The MVRA mandates "every owner or operator of a motor vehicle registered in this Commonwealth or operated in this Commonwealth with an owner's permission shall continuously provide . . . security for the payment of basic reparation benefits . . . and security for payment of tort liabilities, arising from maintenance or use of the motor vehicle."[20] Kentucky Farm Bureau urges this Court to read the MVRA as putting the onus wholly on owners of vehicles to have insurance, not on operators. We understand Kentucky Farm Bureau's position but find it tenable only through the use of selective reading. Again, when engaging in statutory interpretation, one word or sentence is not determinative. We must read the whole Act in harmony. Simply because the owner of a motor vehicle has a legal responsibility to acquire insurance for his motor vehicle does not mean that, for the purposes of victim reparation, a vehicle cannot be insured if its owner is uninsured. "It is not a logical necessity that a vehicle be treated as 'uninsured, ' from the standpoint of an accident victim, if the insurance company by which the victim will be paid pursuant to the company's indemnification responsibility happens to have promised to indemnify the driver and not the owner."[21] The language of the MVRA is clear: owners and operators must have insurance.

Here, Ousley had an insurance policy that provided the statutory minimum of liability, BRBs, and uninsured motorist coverage. That policy explicitly stated that liability coverage would be extended to Ousley for his "covered auto" (1989 Grand Marquis) and "any auto" other than his "covered auto." There was "security on the vehicle" because Kentucky Farm Bureau was obligated to provide payment for any accident arising out of Ousley's use of the vehicle. Further in the policy, and more importantly for this case, the policy states that it provides PIP benefits to an "insured" who sustains "bodily injury" caused by an accident involving the use of a motor vehicle. Particularly, for these circumstances, an "insured" is "any other person" while a "pedestrian" struck by the "covered auto." The "covered auto" includes any car for which liability coverage is provided—we have already determined liability coverage extended to the car that struck Crum—and any car for which the "named insured" (Ousley) "is required by the Kentucky Motor Vehicle Reparations Act to maintain security." As previously noted, as an owner of a motor vehicle and as an operator of a motor vehicle, Ousley was compelled by statute to maintain insurance for any accident that may arise. He did that here. And Crum should be allowed to recover.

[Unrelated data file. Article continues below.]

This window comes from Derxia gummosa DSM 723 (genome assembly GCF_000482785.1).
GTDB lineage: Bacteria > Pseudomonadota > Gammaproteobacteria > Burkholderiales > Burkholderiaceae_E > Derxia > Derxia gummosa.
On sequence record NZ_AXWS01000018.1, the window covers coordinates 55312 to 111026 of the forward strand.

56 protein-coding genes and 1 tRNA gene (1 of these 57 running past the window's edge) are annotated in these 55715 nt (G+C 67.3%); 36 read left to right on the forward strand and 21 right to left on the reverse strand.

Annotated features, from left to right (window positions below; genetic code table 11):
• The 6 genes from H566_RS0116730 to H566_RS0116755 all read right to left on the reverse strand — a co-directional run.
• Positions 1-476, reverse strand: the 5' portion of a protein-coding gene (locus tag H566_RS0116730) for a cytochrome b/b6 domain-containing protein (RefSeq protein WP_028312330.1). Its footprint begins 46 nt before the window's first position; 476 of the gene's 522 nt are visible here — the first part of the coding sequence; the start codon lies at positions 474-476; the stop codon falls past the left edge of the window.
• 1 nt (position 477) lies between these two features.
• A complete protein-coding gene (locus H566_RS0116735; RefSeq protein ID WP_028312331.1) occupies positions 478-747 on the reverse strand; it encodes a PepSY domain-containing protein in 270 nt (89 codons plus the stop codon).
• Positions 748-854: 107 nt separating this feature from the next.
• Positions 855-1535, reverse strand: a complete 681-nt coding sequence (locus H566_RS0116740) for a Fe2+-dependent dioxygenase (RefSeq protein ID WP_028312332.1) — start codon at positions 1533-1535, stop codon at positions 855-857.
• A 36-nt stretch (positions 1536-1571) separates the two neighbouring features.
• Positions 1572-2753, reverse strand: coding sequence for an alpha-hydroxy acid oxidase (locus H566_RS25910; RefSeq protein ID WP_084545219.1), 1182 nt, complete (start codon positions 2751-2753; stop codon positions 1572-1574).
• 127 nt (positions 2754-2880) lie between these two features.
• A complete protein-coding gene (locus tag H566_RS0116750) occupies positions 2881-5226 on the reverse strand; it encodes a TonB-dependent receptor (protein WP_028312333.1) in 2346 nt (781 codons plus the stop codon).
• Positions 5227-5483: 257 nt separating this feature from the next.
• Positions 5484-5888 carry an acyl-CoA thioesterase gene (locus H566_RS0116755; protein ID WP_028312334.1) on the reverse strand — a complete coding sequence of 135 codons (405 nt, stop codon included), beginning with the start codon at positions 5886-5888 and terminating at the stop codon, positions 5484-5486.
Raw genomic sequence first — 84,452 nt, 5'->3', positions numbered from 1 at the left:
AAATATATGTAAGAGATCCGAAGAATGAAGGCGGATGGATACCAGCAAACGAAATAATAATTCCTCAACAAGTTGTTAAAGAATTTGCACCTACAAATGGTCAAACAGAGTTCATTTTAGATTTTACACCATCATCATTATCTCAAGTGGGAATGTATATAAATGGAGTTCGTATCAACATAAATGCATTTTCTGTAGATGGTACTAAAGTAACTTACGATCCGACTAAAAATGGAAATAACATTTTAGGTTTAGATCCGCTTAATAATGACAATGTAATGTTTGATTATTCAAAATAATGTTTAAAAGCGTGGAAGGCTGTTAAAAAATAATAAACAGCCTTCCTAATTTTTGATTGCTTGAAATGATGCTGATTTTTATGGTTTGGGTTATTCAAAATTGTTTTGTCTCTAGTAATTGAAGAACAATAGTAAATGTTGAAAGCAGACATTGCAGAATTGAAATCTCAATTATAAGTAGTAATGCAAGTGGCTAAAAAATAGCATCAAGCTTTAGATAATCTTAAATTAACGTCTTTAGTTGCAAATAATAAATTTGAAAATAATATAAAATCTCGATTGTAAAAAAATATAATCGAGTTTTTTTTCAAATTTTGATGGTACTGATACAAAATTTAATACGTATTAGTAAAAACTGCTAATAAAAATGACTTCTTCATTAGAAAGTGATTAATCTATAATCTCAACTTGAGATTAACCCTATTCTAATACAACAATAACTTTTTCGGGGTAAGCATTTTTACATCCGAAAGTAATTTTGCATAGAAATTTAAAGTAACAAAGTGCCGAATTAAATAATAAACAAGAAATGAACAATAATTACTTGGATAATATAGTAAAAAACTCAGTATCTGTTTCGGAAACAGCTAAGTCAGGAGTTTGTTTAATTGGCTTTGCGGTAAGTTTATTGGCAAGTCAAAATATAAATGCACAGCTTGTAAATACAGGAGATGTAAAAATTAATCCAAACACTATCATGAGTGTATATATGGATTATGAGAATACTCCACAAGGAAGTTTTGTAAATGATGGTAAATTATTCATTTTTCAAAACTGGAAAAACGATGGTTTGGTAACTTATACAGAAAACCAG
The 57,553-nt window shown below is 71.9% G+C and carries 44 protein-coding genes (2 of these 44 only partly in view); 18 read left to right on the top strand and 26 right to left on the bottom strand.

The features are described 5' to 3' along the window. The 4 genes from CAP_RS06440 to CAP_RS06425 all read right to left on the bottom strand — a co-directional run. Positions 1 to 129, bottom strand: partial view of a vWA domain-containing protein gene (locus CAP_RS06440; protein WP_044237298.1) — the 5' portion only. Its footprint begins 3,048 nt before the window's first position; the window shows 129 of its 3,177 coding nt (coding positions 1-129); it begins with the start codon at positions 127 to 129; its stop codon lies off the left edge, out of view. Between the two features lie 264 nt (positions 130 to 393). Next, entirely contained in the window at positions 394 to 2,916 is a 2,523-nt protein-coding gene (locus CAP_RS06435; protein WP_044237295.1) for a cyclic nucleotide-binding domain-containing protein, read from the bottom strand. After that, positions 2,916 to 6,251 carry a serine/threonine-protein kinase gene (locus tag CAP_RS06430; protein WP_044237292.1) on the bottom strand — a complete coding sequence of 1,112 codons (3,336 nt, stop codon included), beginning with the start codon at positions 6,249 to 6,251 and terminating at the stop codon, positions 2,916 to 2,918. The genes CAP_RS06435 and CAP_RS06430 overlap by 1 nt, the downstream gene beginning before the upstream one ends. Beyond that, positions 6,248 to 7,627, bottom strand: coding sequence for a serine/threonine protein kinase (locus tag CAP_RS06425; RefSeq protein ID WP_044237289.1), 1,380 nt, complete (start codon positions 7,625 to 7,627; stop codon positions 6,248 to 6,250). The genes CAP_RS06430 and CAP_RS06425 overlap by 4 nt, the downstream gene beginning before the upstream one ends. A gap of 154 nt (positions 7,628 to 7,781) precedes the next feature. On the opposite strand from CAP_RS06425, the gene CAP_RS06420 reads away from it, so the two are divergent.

The MVRA is remedial legislation and should be interpreted broadly. Today, we simply apply the language of the statute in light of the explicit purpose of the Act to reach a sensible conclusion. The circumstances presented in this case are highly unique, and we should note that this holding should be read to apply to the facts before us. We also mention that this holding may increase the number of reparation obligors available to a pedestrian because they may recover from the driver or the owner of the vehicle, assuming they each have insurance. This is not materially different from a pedestrian who is struck by more than one vehicle and has a "right to claim up to $10, 000 in BRBs from any one reparation obligor which issued insurance on any of those motor vehicles."[22] If the number of available reparation obligors is increased, a pedestrian may still only recover from one.[23]Based upon the statutes, we see no reason to foreclose an uninsured pedestrian's ability to recover BRBs from an insured driver operating a vehicle uninsured by its owner.


For the foregoing reasons, we reverse the holding of the Court of Appeals and remand the case to the trial court for further proceedings consistent with this opinion. Before the Court of Appeals, Kentucky Farm Bureau raised the issue of standing and suggested that Crum may have already recovered BRBs from the Assigned Claims Plan. This issue was not ruled upon by the Court of Appeals and was not adequately briefed to this Court. On remand, the trial court should determine if, and to what extent, Crum has recovered BRBs from the Assigned Claims Plan in order to ensure compliance with KRS 304.39-050(3), which only allows recovery from one reparations obligor.

All sitting. All concur.